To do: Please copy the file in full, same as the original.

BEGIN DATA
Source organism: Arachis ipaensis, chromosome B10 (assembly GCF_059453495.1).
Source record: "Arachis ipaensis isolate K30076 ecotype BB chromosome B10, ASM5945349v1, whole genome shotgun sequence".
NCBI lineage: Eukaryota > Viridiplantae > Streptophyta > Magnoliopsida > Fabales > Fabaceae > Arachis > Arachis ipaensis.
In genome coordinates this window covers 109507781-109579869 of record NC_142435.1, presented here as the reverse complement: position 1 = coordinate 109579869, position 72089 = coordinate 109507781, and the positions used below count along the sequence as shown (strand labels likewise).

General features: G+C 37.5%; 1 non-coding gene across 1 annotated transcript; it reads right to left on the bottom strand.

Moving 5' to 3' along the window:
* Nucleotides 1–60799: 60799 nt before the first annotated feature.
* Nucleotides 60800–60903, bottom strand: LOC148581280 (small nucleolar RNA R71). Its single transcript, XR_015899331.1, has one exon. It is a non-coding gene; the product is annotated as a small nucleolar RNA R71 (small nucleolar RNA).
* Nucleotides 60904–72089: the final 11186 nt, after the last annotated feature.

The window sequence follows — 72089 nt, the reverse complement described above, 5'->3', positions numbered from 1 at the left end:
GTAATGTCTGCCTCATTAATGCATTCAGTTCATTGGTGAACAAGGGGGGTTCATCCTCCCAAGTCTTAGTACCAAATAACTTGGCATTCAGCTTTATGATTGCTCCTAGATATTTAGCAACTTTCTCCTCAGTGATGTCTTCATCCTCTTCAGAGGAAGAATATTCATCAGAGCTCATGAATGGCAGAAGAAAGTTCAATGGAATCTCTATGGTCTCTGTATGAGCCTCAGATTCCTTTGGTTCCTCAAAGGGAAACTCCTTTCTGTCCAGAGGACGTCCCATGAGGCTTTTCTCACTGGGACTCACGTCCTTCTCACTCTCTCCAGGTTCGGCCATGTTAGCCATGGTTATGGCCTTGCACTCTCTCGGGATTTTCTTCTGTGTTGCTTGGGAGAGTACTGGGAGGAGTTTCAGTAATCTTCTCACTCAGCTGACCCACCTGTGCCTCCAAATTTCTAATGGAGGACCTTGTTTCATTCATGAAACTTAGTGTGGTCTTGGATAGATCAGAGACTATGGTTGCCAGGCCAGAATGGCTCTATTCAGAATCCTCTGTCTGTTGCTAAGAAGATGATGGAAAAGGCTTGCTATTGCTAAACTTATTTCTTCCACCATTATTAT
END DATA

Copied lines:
Source organism: Arachis ipaensis, chromosome B10 (assembly GCF_059453495.1).
Source record: "Arachis ipaensis isolate K30076 ecotype BB chromosome B10, ASM5945349v1, whole genome shotgun sequence".
NCBI lineage: Eukaryota > Viridiplantae > Streptophyta > Magnoliopsida > Fabales > Fabaceae > Arachis > Arachis ipaensis.
In genome coordinates this window covers 109507781-109579869 of record NC_142435.1, presented here as the reverse complement: position 1 = coordinate 109579869, position 72089 = coordinate 109507781, and the positions used below count along the sequence as shown (strand labels likewise).

General features: G+C 37.5%; 1 non-coding gene across 1 annotated transcript; it reads right to left on the bottom strand.

Moving 5' to 3' along the window:
* Nucleotides 1–60799: 60799 nt before the first annotated feature.
* Nucleotides 60800–60903, bottom strand: LOC148581280 (small nucleolar RNA R71). Its single transcript, XR_015899331.1, has one exon. It is a non-coding gene; the product is annotated as a small nucleolar RNA R71 (small nucleolar RNA).
* Nucleotides 60904–72089: the final 11186 nt, after the last annotated feature.

The window sequence follows — 72089 nt, the reverse complement described above, 5'->3', positions numbered from 1 at the left end:
GTAATGTCTGCCTCATTAATGCATTCAGTTCATTGGTGAACAAGGGGGGTTCATCCTCCCAAGTCTTAGTACCAAATAACTTGGCATTCAGCTTTATGATTGCTCCTAGATATTTAGCAACTTTCTCCTCAGTGATGTCTTCATCCTCTTCAGAGGAAGAATATTCATCAGAGCTCATGAATGGCAGAAGAAAGTTCAATGGAATCTCTATGGTCTCTGTATGAGCCTCAGATTCCTTTGGTTCCTCAAAGGGAAACTCCTTTCTGTCCAGAGGACGTCCCATGAGGCTTTTCTCACTGGGACTCACGTCCTTCTCACTCTCTCCAGGTTCGGCCATGTTAGCCATGGTTATGGCCTTGCACTCTCTCGGGATTTTCTTCTGTGTTGCTTGGGAGAGTACTGGGAGGAGTTTCAGTAATCTTCTCACTCAGCTGACCCACCTGTGCCTCCAAATTTCTAATGGAGGACCTTGTTTCATTCATGAAACTTAGTGTGGTCTTGGATAGATCAGAGACTATGGTTGCCAGGCCAGAATGGCTCTATTCAGAATCCTCTGTCTGTTGCTAAGAAGATGATGGAAAAGGCTTGCTATTGCTAAACTTATTTCTTCCACCATTATTAT